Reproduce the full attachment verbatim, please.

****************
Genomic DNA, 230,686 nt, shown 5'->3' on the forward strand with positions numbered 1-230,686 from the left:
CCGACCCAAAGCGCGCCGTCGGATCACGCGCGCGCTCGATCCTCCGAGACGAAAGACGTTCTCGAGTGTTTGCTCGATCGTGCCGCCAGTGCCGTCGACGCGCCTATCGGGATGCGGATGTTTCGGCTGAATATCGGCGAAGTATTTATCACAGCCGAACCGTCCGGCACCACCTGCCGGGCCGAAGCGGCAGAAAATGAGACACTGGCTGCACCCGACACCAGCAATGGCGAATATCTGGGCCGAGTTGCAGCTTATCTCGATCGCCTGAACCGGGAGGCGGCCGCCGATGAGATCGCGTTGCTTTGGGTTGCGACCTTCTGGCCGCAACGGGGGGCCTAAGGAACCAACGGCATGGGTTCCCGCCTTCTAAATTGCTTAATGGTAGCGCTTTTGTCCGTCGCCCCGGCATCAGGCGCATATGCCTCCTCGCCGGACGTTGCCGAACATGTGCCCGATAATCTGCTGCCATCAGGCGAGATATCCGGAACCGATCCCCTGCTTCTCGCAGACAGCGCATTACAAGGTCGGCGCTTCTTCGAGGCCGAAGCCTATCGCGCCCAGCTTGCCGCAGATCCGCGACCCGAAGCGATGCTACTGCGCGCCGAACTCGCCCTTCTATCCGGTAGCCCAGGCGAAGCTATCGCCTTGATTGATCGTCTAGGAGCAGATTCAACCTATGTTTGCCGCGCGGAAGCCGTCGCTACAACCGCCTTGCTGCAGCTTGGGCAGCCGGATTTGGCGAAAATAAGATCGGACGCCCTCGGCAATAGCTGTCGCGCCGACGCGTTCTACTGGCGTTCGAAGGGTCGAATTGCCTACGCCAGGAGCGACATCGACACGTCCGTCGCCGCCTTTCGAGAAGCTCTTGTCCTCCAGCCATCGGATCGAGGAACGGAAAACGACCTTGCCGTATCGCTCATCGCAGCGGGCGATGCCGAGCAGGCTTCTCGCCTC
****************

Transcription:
Genomic DNA, 230,686 nt, shown 5'->3' on the forward strand with positions numbered 1-230,686 from the left:
CCGACCCAAAGCGCGCCGTCGGATCACGCGCGCGCTCGATCCTCCGAGACGAAAGACGTTCTCGAGTGTTTGCTCGATCGTGCCGCCAGTGCCGTCGACGCGCCTATCGGGATGCGGATGTTTCGGCTGAATATCGGCGAAGTATTTATCACAGCCGAACCGTCCGGCACCACCTGCCGGGCCGAAGCGGCAGAAAATGAGACACTGGCTGCACCCGACACCAGCAATGGCGAATATCTGGGCCGAGTTGCAGCTTATCTCGATCGCCTGAACCGGGAGGCGGCCGCCGATGAGATCGCGTTGCTTTGGGTTGCGACCTTCTGGCCGCAACGGGGGGCCTAAGGAACCAACGGCATGGGTTCCCGCCTTCTAAATTGCTTAATGGTAGCGCTTTTGTCCGTCGCCCCGGCATCAGGCGCATATGCCTCCTCGCCGGACGTTGCCGAACATGTGCCCGATAATCTGCTGCCATCAGGCGAGATATCCGGAACCGATCCCCTGCTTCTCGCAGACAGCGCATTACAAGGTCGGCGCTTCTTCGAGGCCGAAGCCTATCGCGCCCAGCTTGCCGCAGATCCGCGACCCGAAGCGATGCTACTGCGCGCCGAACTCGCCCTTCTATCCGGTAGCCCAGGCGAAGCTATCGCCTTGATTGATCGTCTAGGAGCAGATTCAACCTATGTTTGCCGCGCGGAAGCCGTCGCTACAACCGCCTTGCTGCAGCTTGGGCAGCCGGATTTGGCGAAAATAAGATCGGACGCCCTCGGCAATAGCTGTCGCGCCGACGCGTTCTACTGGCGTTCGAAGGGTCGAATTGCCTACGCCAGGAGCGACATCGACACGTCCGTCGCCGCCTTTCGAGAAGCTCTTGTCCTCCAGCCATCGGATCGAGGAACGGAAAACGACCTTGCCGTATCGCTCATCGCAGCGGGCGATGCCGAGCAGGCTTCTCGCCTC